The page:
It’s been a big couple of weeks in the real estate industry despite the lulls we often see in Q4. While the Federal Reserve has been center stage shaping the future of mortgage interest rates, Zillow, one of the largest online real estate marketplaces in the US, has endured significant layoffs and stock decline.


1. Leave it to the experts. As we all know, real estate is harder than it looks. Zillow found out the hard way when they strayed from what they were doing well and started buying and selling their own homes. Even in the digital age, Zillow’s failed iBuying venture is a great reminder of how important relationships are when selling and buying homes. Real estate agents are therapists, negotiators, marketers, and paralegals all in one, and they’re paid on a performance basis only.

2. The right value for the right house. Zillow’s Zestimate valuations, though easily accessible to the novice buyer and seller, mismanage expectations with 30% variances in both directions. Doing that across the country without knowing all the nuances of what is happening in each community is a fool’s errand. Even in this historic appreciating market, it was never going to work.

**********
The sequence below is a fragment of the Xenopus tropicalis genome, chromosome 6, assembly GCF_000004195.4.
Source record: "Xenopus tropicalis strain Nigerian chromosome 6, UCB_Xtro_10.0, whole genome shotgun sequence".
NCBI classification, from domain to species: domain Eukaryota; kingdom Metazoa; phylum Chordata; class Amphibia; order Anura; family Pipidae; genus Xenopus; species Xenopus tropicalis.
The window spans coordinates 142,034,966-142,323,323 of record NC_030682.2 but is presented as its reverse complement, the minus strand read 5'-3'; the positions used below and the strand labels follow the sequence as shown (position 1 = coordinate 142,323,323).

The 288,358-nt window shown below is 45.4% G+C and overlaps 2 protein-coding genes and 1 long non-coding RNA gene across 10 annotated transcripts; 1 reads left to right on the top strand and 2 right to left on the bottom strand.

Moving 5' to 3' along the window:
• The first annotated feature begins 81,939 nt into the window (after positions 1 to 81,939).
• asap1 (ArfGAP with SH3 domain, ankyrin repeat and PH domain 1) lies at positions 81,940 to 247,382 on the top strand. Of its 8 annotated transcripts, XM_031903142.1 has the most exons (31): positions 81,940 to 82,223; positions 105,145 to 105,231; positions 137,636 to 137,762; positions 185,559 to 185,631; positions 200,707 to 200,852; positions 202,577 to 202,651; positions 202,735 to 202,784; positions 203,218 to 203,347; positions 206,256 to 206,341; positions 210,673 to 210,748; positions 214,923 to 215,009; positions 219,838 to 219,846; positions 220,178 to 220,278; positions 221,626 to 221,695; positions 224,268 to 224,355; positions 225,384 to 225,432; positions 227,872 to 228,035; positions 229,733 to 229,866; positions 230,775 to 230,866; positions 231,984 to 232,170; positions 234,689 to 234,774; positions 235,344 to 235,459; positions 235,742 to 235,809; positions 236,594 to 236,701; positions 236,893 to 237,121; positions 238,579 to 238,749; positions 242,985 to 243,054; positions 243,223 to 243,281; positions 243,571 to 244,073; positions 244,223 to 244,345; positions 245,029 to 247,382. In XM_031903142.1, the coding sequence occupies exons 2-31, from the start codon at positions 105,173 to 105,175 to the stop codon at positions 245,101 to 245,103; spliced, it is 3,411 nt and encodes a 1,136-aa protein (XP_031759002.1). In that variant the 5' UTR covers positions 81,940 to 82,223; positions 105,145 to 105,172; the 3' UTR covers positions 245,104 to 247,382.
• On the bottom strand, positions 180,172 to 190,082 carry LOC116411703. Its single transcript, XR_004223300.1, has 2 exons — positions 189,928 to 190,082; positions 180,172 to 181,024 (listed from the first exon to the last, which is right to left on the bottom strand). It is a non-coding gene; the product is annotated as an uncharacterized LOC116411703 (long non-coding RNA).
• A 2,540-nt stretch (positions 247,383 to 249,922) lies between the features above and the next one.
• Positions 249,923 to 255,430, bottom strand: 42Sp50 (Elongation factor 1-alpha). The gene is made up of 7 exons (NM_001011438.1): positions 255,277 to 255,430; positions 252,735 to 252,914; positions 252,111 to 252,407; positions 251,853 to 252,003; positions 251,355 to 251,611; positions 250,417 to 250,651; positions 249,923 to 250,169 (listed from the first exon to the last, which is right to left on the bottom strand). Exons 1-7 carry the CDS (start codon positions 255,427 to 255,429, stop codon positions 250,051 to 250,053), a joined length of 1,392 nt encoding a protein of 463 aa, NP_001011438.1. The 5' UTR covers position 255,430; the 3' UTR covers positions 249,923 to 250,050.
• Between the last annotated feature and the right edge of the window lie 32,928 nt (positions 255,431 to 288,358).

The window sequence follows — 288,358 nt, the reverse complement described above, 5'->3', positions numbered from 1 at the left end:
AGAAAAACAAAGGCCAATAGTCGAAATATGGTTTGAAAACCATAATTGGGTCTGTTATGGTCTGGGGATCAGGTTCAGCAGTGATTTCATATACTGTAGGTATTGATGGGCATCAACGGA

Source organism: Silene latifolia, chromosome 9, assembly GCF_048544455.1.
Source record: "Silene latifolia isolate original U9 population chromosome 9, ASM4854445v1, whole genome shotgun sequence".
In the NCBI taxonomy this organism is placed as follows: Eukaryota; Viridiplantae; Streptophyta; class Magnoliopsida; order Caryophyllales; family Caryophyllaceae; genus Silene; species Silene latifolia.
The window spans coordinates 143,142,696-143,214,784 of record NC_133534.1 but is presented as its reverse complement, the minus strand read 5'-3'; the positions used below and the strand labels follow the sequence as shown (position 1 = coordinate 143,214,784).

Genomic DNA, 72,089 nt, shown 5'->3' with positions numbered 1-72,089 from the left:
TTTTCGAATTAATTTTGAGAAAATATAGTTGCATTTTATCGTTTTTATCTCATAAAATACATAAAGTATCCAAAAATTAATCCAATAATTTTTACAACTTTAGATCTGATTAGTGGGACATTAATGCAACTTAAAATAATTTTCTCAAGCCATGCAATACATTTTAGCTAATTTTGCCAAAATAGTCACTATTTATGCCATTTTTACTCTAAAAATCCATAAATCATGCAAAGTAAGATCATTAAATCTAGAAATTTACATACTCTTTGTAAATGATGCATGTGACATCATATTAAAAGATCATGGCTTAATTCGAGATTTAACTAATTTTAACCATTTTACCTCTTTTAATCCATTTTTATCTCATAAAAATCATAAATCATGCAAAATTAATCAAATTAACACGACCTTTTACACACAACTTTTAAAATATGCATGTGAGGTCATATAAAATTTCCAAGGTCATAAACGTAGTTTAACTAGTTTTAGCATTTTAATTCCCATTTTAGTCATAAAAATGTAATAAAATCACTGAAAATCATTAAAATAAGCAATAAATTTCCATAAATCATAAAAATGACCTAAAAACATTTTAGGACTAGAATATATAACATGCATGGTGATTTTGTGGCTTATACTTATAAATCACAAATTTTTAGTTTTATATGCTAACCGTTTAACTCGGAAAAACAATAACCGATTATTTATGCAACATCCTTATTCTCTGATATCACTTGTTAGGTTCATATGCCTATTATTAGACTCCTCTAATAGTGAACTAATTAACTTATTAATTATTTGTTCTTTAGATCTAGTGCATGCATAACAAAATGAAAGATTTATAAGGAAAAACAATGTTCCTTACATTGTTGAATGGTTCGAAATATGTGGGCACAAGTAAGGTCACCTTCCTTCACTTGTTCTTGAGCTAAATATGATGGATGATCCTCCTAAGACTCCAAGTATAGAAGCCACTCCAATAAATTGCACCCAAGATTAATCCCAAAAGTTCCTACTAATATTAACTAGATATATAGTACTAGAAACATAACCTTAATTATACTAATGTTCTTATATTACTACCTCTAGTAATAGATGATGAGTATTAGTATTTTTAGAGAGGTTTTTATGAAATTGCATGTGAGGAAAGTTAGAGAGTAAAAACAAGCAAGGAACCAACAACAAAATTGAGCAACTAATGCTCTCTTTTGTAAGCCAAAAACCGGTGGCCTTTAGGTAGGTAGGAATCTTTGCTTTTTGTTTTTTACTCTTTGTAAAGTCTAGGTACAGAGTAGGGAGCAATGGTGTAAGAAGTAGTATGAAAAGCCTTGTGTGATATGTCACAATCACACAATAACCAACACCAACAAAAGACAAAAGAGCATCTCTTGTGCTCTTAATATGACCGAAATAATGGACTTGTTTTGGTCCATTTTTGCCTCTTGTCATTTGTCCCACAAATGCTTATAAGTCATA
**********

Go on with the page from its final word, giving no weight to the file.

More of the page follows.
3. A few good men (and women): Labor and supply shortages have been well documented. Even if you were a contractor by trade, inconsistency with material and employee availability made a hard job harder. Zillow was having to hold onto homes longer while dealing with an unreliable workforce and surging costs.


Though Zillow has been a sore subject for realtors, their failed attempt at iBuying is not something to celebrate. It’s easy to understand the validation agents feel right now, but it’s important to remember that Zillow ending their home buying efforts was a business decision based on overpayment for homes and properties, not because consumers were unhappy with their product.

Zillow’s clientele isn’t interested in what we know as a traditional buying or selling experience. What are they looking for and how can we give it to them is the question we should be asking?

In a competitive business, like Real Estate, few will mourn the loss of a big box competitor like Zillow. I believe this is an opportunity to assess the way we help our clients buy and sell homes. Can we make the process faster? Smoother? Cheaper?

My promise to all of you is that we’re going to keep doing our part. I wake up every morning thinking about how we can make home financing faster, easier, and less expensive for our shared clients. It starts with relationships and referrals then ends with going out of our way to ensure a 5-STAR experience.

Thank you for allowing us to be your choice mortgage broker and have a great week!

David Hall

President & CEO, Hall Financial